5-Fluorouracil is an anti-metabolite long used for treatment of cancer and more recently in an intralesional (into scar) fashion as an effective modality in the management of dermal scars, particularly hypertrophic scars and keloids. In ophthalmology, it is been used to prevent scarring after trabeculectomy (glaucoma) surgery.  I use 5-Fluorouracil to manage cutaneous (skin) scars in patients after surgery, and have been very pleased with the results and negligible side effect profile. I still add some steroid in the injection (75% 5-FU 50 mg/ml/25% Kanalog 5mg/ml) to reduce pain and potential inflammation after injection. With this mixture I have not seen the tissue atrophy which can occur with steroid injections and feel 5-Fluorouracil is more efficacious in minimizing scar formation.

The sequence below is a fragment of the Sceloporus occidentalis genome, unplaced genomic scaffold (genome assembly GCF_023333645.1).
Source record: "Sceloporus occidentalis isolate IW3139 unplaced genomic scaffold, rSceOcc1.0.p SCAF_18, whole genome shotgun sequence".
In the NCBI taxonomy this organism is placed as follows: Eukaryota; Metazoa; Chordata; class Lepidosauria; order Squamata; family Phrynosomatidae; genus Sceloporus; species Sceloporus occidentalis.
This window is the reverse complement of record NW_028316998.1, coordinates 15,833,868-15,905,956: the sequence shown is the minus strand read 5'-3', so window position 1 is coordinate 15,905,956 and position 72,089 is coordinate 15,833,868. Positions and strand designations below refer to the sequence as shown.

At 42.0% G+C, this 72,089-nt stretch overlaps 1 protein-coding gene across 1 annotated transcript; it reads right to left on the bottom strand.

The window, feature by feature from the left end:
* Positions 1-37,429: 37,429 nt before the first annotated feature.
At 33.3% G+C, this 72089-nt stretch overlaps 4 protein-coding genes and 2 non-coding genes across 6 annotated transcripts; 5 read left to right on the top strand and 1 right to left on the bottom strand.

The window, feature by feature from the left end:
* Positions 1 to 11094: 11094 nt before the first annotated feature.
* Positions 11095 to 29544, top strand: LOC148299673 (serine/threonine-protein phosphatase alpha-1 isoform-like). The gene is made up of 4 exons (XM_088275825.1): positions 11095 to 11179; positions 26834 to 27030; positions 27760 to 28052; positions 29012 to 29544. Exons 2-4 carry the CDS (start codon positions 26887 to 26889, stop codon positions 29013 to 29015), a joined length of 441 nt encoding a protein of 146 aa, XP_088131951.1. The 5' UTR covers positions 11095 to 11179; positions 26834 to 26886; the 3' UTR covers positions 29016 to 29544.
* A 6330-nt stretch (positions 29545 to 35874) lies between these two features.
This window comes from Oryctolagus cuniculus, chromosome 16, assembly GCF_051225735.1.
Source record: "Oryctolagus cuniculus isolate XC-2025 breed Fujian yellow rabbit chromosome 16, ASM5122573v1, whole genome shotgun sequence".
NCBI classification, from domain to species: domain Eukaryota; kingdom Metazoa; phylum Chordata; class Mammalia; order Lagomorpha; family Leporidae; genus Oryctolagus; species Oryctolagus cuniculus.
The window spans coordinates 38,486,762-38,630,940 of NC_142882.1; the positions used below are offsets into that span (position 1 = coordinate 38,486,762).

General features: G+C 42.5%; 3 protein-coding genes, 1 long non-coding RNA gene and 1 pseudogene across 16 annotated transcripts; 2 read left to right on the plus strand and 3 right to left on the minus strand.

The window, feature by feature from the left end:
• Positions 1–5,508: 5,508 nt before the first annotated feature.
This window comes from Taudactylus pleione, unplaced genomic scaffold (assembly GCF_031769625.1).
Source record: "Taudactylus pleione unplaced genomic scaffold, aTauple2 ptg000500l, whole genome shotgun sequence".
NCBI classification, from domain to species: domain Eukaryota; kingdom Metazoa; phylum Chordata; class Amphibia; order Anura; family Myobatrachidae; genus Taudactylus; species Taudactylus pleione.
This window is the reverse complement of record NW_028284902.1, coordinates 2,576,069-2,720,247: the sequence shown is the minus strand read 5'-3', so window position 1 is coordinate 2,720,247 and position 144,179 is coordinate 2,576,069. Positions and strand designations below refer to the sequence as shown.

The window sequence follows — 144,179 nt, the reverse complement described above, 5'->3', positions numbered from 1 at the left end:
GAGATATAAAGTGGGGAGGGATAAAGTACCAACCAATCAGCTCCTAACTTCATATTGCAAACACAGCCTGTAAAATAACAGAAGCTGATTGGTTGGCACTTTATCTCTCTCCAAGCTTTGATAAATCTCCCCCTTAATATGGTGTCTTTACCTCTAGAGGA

I also use 5-Fluorouracil during revisional (redo) surgery to prevent postoperative scarring and to help modulate healing of the wound.  The last modality I use 5-Fluorouracil for is in patients who had fat grafting and ended up with contour irregularities (lumps/bumps).  I find that patients can develop hard nodules (granuolmas) to injected fat used to fill depressions and hollows.  These granulomas are inflammatory reactions as the body considers the fat foreign to the area and tries to attack it immunologically.   These granulomas are difficult to treat and until the advent of 5-Fluorouracil I had poor success managing these irregularities.  5-Fluorouracil has changed this and I have found that most patients have at least a partial response with the medication